As adults, we often step into particular kinds of roles with children. We can be parents, aunts, uncles. We can be coaches, mentors, teachers. Each role has a set of expectations, often with an unspoken rule that the adult knows best and that children will learn from us.

Yet the roles adults can play in children’s lives can be much more nuanced. We can facilitate, suggest, model, and observe. The world can teach and the adults can serve as guides in a process of learning and discovery.

Be Curious

In the Positive Discipline approach, adults guide growth and learning by asking “curiosity questions.” The key is not to rely on scripted questions but rather to be genuinely curious, perhaps asking questions like:

  • “The water spilled! What do you need to get to clean it up?”
  • “I see you took all of the pans out of the cabinet. What is your plan?”
  • “What things do you need to be warm outside since it is cold and snowy?”
  • “How can you and your sister solve this problem?”

Avoiding the question “why?” is also important as it can sound accusatory and can lead to a child feeling defensive.

Sometimes a young person in our life is struggling, perhaps lashing out verbally or doing everything they can emotionally hurt others. If we can wonder what might be behind their behavior, we can shift our approach. We can also be curious about what we want or need in the interaction. For example, sometimes when a young person is struggling, we just want to know how we can help that person feel better. If that is the case, we can ask the question full-heartedly: “What can I do to help you have a better day?”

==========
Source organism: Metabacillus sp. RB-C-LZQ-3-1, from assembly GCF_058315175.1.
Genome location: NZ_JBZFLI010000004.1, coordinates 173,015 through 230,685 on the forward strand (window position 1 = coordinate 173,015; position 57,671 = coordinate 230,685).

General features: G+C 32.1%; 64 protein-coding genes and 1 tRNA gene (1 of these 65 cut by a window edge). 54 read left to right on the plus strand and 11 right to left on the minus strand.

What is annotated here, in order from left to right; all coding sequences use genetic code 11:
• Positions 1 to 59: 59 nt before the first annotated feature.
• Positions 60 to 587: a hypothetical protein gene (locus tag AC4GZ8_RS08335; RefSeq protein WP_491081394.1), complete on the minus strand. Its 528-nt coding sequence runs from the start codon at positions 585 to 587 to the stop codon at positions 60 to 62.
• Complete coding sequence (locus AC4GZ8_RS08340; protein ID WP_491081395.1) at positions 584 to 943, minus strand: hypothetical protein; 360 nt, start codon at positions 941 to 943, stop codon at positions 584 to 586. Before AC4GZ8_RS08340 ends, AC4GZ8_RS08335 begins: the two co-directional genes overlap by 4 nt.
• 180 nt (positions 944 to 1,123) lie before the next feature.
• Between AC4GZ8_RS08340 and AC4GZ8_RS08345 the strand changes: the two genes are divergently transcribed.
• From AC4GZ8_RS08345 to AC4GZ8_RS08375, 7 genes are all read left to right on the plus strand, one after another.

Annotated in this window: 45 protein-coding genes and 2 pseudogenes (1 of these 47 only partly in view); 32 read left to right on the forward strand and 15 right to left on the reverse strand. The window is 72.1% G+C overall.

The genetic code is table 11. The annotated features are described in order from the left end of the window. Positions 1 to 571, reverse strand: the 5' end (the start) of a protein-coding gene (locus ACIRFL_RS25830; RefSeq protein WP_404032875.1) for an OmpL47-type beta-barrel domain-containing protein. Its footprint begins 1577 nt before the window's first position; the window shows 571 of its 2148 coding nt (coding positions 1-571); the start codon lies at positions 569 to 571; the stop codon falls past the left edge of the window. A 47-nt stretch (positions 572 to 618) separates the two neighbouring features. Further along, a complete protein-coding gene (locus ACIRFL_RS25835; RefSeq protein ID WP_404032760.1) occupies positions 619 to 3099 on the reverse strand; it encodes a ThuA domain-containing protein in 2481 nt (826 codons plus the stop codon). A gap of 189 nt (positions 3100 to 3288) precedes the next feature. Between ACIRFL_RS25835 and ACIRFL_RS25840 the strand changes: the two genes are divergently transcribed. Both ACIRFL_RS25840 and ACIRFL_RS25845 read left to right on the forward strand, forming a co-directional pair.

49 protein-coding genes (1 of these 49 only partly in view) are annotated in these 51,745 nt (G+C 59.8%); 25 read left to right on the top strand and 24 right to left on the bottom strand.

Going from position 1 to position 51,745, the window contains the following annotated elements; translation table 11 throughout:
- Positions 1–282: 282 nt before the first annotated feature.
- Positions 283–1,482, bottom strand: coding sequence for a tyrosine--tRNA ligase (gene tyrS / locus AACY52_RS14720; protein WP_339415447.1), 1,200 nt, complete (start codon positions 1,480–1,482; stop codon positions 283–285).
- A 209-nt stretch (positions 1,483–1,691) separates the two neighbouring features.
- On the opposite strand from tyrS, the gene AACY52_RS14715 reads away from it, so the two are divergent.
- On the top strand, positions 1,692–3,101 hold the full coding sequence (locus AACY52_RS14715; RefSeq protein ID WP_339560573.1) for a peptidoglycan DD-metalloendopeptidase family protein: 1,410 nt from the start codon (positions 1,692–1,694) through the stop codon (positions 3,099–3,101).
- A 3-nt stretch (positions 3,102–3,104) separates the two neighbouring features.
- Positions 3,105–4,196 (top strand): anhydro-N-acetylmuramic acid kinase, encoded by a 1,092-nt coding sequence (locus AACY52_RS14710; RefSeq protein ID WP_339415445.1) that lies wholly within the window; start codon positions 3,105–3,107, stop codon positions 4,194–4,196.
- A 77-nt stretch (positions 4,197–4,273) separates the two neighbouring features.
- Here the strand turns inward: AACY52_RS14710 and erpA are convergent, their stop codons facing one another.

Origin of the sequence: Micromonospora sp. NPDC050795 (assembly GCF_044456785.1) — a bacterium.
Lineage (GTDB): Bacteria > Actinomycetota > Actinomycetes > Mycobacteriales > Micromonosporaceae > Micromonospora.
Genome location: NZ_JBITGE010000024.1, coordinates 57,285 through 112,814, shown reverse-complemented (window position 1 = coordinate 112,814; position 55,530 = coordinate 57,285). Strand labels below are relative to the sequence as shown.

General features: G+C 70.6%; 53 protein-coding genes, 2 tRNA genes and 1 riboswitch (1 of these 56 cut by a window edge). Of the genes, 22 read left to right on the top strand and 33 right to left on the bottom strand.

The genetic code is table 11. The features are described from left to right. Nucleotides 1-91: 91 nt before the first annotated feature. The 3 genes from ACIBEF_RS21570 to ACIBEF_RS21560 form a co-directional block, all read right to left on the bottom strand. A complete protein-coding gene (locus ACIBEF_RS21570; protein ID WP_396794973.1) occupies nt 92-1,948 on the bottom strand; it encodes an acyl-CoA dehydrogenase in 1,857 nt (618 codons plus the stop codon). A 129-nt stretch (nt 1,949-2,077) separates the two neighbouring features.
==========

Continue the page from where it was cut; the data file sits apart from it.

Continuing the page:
Shift to Support

When we shift our roles and think about how to learn more about what our children are feeling, thinking, and exploring, we become meaningful guides. Rather than dispensing information, we can help children make discoveries. This is an essential part of what Montessori teachers do each day in our learning communities. 

Honor the Process

In How Children Learn, John Holt describes children’s process of learning: “The child is curious. He wants to make sense of things, find out how things work, gain competence and control over himself and his environment, and do what he can see other people doing. He is open, perceptive, and experimental. He does not merely observe the world around him. He does not shut himself off from the strange, complicated world around him, but tastes it, touches it, hefts it, bends it, breaks it. To find out how reality works, he works on it. He is bold. He is not afraid of making mistakes. And he is patient. He can tolerate an extraordinary amount of uncertainty, confusion, ignorance, and suspense.”

Children naturally want to figure out the world and themselves. Thus, we can be thoughtful guides through this remarkable world of ours. We can entice. We can inspire. We can show possible paths. 

In our Montessori classrooms, we recognize the incredible power in children’s process of experimenting, observing, making mistakes, and experiencing the world around them. Rather than serve as the experts dispensing knowledge, we act as guides. 

Curious to see how the role of adults can shift? Schedule a tour to see how we support children in nuanced ways.